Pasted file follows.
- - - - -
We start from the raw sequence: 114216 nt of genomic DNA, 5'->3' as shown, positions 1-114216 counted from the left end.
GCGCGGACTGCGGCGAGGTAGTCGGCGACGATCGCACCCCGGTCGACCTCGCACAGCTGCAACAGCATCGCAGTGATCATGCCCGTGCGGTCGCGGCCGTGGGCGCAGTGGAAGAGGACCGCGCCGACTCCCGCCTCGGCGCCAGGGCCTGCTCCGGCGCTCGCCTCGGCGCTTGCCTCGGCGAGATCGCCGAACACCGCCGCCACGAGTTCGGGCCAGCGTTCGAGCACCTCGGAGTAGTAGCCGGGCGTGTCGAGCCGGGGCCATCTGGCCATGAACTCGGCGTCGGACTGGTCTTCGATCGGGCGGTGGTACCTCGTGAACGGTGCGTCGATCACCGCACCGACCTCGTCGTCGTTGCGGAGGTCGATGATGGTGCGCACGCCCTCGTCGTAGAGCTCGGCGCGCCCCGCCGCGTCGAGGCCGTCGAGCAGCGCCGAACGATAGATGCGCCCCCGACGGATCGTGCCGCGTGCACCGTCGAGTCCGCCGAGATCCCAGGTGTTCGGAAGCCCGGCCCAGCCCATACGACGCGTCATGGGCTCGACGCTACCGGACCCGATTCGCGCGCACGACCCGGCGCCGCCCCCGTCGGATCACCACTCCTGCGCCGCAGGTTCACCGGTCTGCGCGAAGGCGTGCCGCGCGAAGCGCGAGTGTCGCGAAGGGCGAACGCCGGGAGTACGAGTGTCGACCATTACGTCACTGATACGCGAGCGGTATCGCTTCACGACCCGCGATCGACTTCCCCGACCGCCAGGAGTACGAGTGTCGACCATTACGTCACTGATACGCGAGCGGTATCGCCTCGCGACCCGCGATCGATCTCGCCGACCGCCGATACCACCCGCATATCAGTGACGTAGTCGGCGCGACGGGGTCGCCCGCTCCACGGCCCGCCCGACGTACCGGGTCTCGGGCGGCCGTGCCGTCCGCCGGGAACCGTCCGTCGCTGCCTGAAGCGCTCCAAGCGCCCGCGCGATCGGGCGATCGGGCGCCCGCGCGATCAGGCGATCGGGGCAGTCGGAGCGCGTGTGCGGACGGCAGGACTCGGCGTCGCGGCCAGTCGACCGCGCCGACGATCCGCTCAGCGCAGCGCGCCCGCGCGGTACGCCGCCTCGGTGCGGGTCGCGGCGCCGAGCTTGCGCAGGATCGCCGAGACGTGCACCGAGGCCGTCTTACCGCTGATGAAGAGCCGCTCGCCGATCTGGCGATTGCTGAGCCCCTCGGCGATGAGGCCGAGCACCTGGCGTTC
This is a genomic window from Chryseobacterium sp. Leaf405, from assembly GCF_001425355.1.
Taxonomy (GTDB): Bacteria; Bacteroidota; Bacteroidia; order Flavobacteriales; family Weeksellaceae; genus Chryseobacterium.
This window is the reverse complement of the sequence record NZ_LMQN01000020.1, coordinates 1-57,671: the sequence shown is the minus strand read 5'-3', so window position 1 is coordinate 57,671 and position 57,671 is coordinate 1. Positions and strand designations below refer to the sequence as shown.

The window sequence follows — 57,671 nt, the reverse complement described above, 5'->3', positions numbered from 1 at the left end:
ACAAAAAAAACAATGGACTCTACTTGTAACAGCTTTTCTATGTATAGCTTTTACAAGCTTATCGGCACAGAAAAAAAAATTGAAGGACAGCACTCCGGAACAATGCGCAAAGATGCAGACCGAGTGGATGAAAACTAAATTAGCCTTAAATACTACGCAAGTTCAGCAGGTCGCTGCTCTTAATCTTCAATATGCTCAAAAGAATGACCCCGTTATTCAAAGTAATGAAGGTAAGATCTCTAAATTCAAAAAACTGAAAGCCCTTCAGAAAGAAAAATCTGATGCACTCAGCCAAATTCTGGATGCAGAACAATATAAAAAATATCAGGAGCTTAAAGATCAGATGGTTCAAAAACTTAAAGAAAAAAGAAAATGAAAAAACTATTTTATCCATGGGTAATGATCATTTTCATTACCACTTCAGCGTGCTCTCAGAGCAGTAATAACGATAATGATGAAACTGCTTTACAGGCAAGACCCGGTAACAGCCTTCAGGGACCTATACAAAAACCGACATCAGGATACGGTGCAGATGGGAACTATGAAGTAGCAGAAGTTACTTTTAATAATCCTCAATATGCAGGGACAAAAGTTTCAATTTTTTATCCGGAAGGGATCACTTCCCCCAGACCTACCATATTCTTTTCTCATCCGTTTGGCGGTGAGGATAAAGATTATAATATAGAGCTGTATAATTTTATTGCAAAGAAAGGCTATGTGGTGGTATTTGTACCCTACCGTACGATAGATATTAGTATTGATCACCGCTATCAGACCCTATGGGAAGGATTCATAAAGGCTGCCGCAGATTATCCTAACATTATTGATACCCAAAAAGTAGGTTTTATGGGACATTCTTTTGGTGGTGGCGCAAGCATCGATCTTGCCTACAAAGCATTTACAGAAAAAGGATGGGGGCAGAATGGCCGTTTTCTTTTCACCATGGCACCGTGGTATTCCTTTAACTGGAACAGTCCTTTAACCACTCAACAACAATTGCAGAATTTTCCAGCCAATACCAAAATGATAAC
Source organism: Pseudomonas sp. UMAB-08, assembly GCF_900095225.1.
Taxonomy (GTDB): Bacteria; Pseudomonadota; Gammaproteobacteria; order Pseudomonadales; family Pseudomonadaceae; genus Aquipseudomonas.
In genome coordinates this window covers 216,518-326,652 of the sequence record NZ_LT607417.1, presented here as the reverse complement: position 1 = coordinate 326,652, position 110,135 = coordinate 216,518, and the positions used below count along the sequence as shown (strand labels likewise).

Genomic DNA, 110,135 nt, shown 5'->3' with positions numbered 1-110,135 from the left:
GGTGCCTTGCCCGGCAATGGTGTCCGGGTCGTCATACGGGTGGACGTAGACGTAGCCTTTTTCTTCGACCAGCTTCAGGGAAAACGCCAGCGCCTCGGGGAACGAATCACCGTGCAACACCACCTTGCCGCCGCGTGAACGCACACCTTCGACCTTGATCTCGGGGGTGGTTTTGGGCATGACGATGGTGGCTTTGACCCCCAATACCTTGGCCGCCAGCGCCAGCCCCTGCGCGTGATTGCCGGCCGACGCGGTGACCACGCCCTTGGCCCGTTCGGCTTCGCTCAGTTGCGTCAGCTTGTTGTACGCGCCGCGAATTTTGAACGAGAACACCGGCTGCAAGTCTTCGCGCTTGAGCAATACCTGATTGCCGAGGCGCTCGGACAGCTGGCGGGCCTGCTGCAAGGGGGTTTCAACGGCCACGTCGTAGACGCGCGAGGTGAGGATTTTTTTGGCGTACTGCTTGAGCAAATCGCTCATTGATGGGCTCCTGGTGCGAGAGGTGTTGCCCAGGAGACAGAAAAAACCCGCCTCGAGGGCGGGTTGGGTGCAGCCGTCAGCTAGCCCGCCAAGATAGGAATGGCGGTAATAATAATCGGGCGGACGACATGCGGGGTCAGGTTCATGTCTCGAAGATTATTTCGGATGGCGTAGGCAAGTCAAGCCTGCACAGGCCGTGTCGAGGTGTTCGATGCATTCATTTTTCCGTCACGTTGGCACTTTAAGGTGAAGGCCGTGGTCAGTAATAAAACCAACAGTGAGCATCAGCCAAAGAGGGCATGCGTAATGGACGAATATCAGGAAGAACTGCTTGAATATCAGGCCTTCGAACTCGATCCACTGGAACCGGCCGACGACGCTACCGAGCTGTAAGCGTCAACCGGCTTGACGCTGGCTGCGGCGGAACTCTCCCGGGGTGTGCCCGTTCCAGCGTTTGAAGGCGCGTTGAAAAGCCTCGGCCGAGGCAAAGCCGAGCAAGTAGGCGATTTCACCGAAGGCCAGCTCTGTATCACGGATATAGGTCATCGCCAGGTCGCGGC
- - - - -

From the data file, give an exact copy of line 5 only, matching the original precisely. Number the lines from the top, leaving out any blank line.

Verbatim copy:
This window is the reverse complement of the sequence record NZ_LMQN01000020.1, coordinates 1-57,671: the sequence shown is the minus strand read 5'-3', so window position 1 is coordinate 57,671 and position 57,671 is coordinate 1. Positions and strand designations below refer to the sequence as shown.